There are two basic approaches to deleting files from OneDrive online cloud storage while still keeping copies for yourself.
Which you want depends on whether or not you want to continue to use OneDrive at all.
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The best way to delete a file from OneDrive but keep it on your computer is to move it out of your OneDrive folder to another folder on your PC that isn’t within OneDrive. Depending on the urgency, you may then want to empty OneDrive’s Recycle Bin online. The other approach is to unlink OneDrive from your computer entirely.
We’re about to intentionally delete files… yet we want to make sure we keep those files. What could possibly go wrong?
Well, just about anything. There are certainly mistakes that could be made, accidentally deleting the file from both OneDrive and your PC.
By now, I hope you know the best way to protect yourself from these types of mistakes.
Back up first.
Move the file
If you’re continuing to use OneDrive for other files, and it’s just specific files you no longer want stored in the cloud, the solution is fairly straightforward: move the files out of your OneDrive folder.
For example, if you have a file “Document.docx” in your OneDrive folder, which would be stored on your hard drive as C:\Users\<username>\OneDrive\Document.docx, you could move it to a different folder, like C:\Users\<username>\Documents\Document.docx.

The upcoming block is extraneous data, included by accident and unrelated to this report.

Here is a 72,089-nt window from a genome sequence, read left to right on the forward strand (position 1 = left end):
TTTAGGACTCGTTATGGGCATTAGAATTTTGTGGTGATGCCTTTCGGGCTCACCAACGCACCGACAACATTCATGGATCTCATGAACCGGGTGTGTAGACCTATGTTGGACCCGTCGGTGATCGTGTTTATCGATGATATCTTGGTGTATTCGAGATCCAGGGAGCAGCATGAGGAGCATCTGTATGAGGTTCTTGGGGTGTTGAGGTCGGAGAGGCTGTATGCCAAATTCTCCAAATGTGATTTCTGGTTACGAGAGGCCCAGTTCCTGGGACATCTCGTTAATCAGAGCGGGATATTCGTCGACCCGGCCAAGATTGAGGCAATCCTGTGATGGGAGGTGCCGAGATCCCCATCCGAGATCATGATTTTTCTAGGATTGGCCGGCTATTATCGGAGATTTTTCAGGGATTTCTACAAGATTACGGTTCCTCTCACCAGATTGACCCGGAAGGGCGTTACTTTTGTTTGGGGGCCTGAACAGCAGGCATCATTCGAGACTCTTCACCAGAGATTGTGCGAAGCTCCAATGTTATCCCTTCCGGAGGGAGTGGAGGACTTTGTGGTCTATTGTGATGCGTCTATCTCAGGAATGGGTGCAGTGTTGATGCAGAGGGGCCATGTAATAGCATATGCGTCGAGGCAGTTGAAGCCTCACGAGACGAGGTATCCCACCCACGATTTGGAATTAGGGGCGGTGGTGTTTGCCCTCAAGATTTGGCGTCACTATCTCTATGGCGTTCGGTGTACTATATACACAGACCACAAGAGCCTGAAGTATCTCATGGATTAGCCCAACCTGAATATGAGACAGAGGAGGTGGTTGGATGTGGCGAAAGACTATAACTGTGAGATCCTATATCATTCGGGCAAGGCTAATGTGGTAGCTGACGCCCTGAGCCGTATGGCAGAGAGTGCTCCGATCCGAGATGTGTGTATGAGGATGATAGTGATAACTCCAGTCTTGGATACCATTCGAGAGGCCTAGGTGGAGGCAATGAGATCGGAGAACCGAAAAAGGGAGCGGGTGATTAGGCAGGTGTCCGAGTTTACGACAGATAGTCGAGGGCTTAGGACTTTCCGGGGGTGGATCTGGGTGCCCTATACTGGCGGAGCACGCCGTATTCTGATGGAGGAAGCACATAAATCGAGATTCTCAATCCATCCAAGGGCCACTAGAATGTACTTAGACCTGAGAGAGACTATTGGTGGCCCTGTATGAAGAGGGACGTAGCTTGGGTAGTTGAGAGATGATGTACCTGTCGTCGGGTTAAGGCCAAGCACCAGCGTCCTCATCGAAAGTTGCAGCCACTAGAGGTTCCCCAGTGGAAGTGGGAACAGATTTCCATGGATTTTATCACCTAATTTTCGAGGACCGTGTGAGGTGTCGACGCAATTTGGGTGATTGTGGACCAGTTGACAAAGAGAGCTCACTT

Moving a document outside the OneDrive folder to a different folder that is not in your OneDrive folder does several things:
- It makes a copy1 of the file in the new location on your PC, not in OneDrive.
- It deletes the copy of the file in the OneDrive folder on your PC.
- It deletes the copy of the file in OneDrive online.
The file is still on your PC, just in a different location, and no longer in OneDrive online.
Or is it?
Empty OneDrive’s online Recycle Bin
Just like your PC, OneDrive has a recycle bin online. Your deleted files will remain there for some period of time2 before they’re permanently deleted.
If that’s OK, you’re done. The file will disappear from OneDrive online eventually.
If, however, you need the file to be deleted immediately, you’ll want to visit your OneDrive folder online, view the Recycle Bin, and click on Empty recycle bin to make it all go away right now.
If you’re walking away from OneDrive, a different approach is to unlink your computer’s OneDrive folder from OneDrive online.
Click on the OneDrive icon in your notification area and click on Settings. In the General tab of the resulting dialog is a link to “Unlink this PC”.